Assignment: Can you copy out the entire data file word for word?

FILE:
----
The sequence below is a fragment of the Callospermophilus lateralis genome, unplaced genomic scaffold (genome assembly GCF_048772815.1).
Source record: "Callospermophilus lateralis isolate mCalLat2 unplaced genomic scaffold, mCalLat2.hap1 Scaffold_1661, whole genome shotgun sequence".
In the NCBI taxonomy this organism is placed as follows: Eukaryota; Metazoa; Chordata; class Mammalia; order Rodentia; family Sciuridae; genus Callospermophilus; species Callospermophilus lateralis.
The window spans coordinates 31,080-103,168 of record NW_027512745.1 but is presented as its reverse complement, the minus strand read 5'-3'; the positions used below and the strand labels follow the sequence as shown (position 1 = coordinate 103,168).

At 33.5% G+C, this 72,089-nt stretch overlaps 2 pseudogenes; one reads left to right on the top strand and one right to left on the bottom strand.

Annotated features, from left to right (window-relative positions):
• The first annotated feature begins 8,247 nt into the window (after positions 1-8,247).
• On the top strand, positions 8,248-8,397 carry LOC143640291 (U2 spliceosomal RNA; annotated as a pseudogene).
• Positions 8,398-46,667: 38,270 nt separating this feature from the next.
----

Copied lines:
The sequence below is a fragment of the Callospermophilus lateralis genome, unplaced genomic scaffold (genome assembly GCF_048772815.1).
Source record: "Callospermophilus lateralis isolate mCalLat2 unplaced genomic scaffold, mCalLat2.hap1 Scaffold_1661, whole genome shotgun sequence".
In the NCBI taxonomy this organism is placed as follows: Eukaryota; Metazoa; Chordata; class Mammalia; order Rodentia; family Sciuridae; genus Callospermophilus; species Callospermophilus lateralis.
The window spans coordinates 31,080-103,168 of record NW_027512745.1 but is presented as its reverse complement, the minus strand read 5'-3'; the positions used below and the strand labels follow the sequence as shown (position 1 = coordinate 103,168).

At 33.5% G+C, this 72,089-nt stretch overlaps 2 pseudogenes; one reads left to right on the top strand and one right to left on the bottom strand.

Annotated features, from left to right (window-relative positions):
• The first annotated feature begins 8,247 nt into the window (after positions 1-8,247).
• On the top strand, positions 8,248-8,397 carry LOC143640291 (U2 spliceosomal RNA; annotated as a pseudogene).
• Positions 8,398-46,667: 38,270 nt separating this feature from the next.